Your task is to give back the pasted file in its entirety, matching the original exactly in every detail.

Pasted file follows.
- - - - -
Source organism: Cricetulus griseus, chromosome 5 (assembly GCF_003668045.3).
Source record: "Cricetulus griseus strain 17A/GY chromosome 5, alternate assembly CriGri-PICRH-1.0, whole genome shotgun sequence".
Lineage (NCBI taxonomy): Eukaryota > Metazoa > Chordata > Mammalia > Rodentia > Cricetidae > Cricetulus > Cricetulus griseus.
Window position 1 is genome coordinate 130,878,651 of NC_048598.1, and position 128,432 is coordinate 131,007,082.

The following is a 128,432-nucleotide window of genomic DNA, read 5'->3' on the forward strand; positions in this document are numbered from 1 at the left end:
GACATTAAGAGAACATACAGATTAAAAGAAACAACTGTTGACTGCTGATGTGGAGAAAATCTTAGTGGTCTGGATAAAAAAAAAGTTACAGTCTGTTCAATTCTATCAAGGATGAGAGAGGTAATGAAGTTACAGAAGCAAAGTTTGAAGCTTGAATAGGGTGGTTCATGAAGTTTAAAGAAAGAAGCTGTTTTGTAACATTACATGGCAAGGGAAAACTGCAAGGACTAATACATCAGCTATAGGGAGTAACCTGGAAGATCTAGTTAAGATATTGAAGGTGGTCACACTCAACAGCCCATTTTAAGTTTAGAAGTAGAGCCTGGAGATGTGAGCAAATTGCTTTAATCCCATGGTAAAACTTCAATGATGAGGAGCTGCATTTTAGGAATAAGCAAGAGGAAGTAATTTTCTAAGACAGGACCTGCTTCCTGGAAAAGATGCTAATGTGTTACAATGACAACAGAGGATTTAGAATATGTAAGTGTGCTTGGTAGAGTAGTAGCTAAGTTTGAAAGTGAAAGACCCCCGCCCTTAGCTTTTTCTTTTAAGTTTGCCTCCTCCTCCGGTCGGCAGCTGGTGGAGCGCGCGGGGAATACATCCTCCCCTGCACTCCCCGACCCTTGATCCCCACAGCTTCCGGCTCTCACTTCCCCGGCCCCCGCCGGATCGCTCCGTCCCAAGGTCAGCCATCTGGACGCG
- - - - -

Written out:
Source organism: Cricetulus griseus, chromosome 5 (assembly GCF_003668045.3).
Source record: "Cricetulus griseus strain 17A/GY chromosome 5, alternate assembly CriGri-PICRH-1.0, whole genome shotgun sequence".
Lineage (NCBI taxonomy): Eukaryota > Metazoa > Chordata > Mammalia > Rodentia > Cricetidae > Cricetulus > Cricetulus griseus.
Window position 1 is genome coordinate 130,878,651 of NC_048598.1, and position 128,432 is coordinate 131,007,082.

The following is a 128,432-nucleotide window of genomic DNA, read 5'->3' on the forward strand; positions in this document are numbered from 1 at the left end:
GACATTAAGAGAACATACAGATTAAAAGAAACAACTGTTGACTGCTGATGTGGAGAAAATCTTAGTGGTCTGGATAAAAAAAAAGTTACAGTCTGTTCAATTCTATCAAGGATGAGAGAGGTAATGAAGTTACAGAAGCAAAGTTTGAAGCTTGAATAGGGTGGTTCATGAAGTTTAAAGAAAGAAGCTGTTTTGTAACATTACATGGCAAGGGAAAACTGCAAGGACTAATACATCAGCTATAGGGAGTAACCTGGAAGATCTAGTTAAGATATTGAAGGTGGTCACACTCAACAGCCCATTTTAAGTTTAGAAGTAGAGCCTGGAGATGTGAGCAAATTGCTTTAATCCCATGGTAAAACTTCAATGATGAGGAGCTGCATTTTAGGAATAAGCAAGAGGAAGTAATTTTCTAAGACAGGACCTGCTTCCTGGAAAAGATGCTAATGTGTTACAATGACAACAGAGGATTTAGAATATGTAAGTGTGCTTGGTAGAGTAGTAGCTAAGTTTGAAAGTGAAAGACCCCCGCCCTTAGCTTTTTCTTTTAAGTTTGCCTCCTCCTCCGGTCGGCAGCTGGTGGAGCGCGCGGGGAATACATCCTCCCCTGCACTCCCCGACCCTTGATCCCCACAGCTTCCGGCTCTCACTTCCCCGGCCCCCGCCGGATCGCTCCGTCCCAAGGTCAGCCATCTGGACGCG